Giving the World A Taste of Our Finest Wines

We Lebanese are a proud people. 

We exalt our relatively tiny country -- how many of you haven’t memorized our land area of 10,452 km2

We laud the glistening Mediterranean flanking us from the West, the Anti-Lebanon mountain range bordering us on the East, and the expansive greenery in between. 

And we’re damn proud of our wines issuing forth from our verdant landscape.

Rightfully so. They’re terribly good. So good, in fact, that they’re gaining real notice abroad.


A glass of Chateau Marsyas sipped near the vineyards in the Bekaa Valley


One such domain attracted a journalist from France’s esteemed Le Monde. Rémi Barroux trekked from Paris to Beirut to meet the sibling duo -- Karim and Sandro Saadé -- behind Chateau Marsyas and Domaine de Bargylus. In particular, Barroux was astounded by how the Saadés managed to push forward brazenly with grape harvesting and wine production in light of the numerous challenges facing this part of the world.


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Karim (left) and Sandro Saadé, the brothers behind Chateau Marsyas and Domaine de Bargylus


Bargylus is the only winery in Syria, nestled in the historic Lattakia area and reviving an ancient vineyard dating back to the time of the Canaanites. Marsyas, named after the Bekaa’s archaic christening, is situated near the villages of Kefraya and Tell-Denoub.

Both properties were carefully selected by the Saadés, whose father is Syrian and mother Lebanese. They turned to winemaking to complement the family businesses in land and maritime transport, tourism (Wild Discovery), and real estate.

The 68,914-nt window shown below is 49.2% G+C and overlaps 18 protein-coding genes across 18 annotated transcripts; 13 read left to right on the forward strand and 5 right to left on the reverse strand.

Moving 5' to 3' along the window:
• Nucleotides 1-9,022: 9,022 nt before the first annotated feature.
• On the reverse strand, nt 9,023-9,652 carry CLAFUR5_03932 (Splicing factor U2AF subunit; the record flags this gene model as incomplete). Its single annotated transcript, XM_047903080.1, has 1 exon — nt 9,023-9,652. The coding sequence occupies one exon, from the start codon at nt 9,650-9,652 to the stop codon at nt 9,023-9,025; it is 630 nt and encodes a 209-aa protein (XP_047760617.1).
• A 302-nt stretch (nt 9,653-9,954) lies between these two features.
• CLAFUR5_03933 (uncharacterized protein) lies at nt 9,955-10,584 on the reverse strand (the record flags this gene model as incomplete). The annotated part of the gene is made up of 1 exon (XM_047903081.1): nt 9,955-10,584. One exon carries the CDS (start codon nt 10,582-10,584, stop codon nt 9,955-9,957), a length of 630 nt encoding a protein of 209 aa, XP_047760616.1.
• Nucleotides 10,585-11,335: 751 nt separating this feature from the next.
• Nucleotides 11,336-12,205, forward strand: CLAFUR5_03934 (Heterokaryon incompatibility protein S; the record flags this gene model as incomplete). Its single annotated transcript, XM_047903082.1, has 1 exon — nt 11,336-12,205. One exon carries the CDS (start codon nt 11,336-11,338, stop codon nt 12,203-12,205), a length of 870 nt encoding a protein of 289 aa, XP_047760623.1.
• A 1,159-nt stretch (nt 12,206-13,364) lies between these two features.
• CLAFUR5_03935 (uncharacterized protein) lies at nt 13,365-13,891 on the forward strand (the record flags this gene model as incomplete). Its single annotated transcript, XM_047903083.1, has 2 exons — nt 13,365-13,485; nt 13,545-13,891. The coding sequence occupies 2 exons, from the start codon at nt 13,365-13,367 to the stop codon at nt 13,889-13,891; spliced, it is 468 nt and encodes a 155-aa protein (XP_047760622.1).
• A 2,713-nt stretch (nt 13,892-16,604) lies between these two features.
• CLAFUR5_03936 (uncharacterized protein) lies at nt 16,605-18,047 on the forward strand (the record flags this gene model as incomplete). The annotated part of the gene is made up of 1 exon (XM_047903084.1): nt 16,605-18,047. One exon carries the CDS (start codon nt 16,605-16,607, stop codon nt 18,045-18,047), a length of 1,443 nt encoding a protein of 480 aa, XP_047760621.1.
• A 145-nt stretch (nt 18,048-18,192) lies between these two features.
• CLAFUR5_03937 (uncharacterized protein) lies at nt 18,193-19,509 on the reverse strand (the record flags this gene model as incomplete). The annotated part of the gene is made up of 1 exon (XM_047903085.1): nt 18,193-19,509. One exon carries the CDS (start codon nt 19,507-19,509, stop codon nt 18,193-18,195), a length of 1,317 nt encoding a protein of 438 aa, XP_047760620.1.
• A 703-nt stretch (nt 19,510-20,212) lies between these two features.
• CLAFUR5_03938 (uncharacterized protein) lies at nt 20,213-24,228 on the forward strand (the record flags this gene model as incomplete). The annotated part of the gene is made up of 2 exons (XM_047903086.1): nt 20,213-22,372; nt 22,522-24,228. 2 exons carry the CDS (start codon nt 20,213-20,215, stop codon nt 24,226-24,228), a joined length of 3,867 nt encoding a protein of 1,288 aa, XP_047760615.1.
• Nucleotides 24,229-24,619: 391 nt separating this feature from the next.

Barroux was particularly impressed with how the operation has plowed on in spite of war conditions. Indeed, since 2011, grape samples have arrived from Syria to Lebanon via taxi, to assess when best to harvest. Sure, the logistics are not so straightforward and rather costly, but the Saadés push on. Thankfully, Bargylus has been mostly shielded from the war, though stray mortars have grazed plants, and occasional combat forces field workers to recoil from the action.

Unlike its Syrian counterpart, Marsyas is in an idyllic state of calm. We had the opportunity to visit the vineyards last week, and we were awestruck by the perfectly combed rows of wine-to-be at 1,000 meters' altitude. 


Marsyas' vineyards


Neighbored by other wineries like Kefraya, Musar, and St. Thomas as well as Daher Foods' Poppins plant, Marsyas sits on red, iron-laden terrain which together with white stones form a clay-limestone growing medium well-suited to the grape vines.

The cellar houses close to two dozen stainless steel tanks where the grape derivative is fermented. But the Saadé family isn’t looking for high volumes. Annual production of Chateau Marsyas—comprising red, white, and a medium range cuvée called B-Qa released in 2015—weighs in at 100,000 bottles. Bargylus is a hair less than half that.


Stainless steel vessels where fermentation takes place


And yet the world is getting a taste of this liquid gold. Japan, Hong Kong, Dubai, France, Germany, Belgium and the UK import and retail them at wine shops and restaurants, including the likes of Michelin-starred venues by Gordon Ramsay and Joël Robuchon.

And we Lebanese couldn’t be prouder. I mean, who wouldn’t be? We’re showing the world, like the hospitable hosts we are, how to throw a proper bacchanal. Cheers to that!


Kefraya Village
Jeb Jannine Road

Comments

  1. The west Bekaa area is perhaps my favorite in Lebanon, and this is exactly why. I really really enjoyed this read! Cheers darling!

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    Replies
    1. Thanks, Serene -- I have grown to eagerly anticipate your input on my posts. You should know how much I appreciate your readership and support <3

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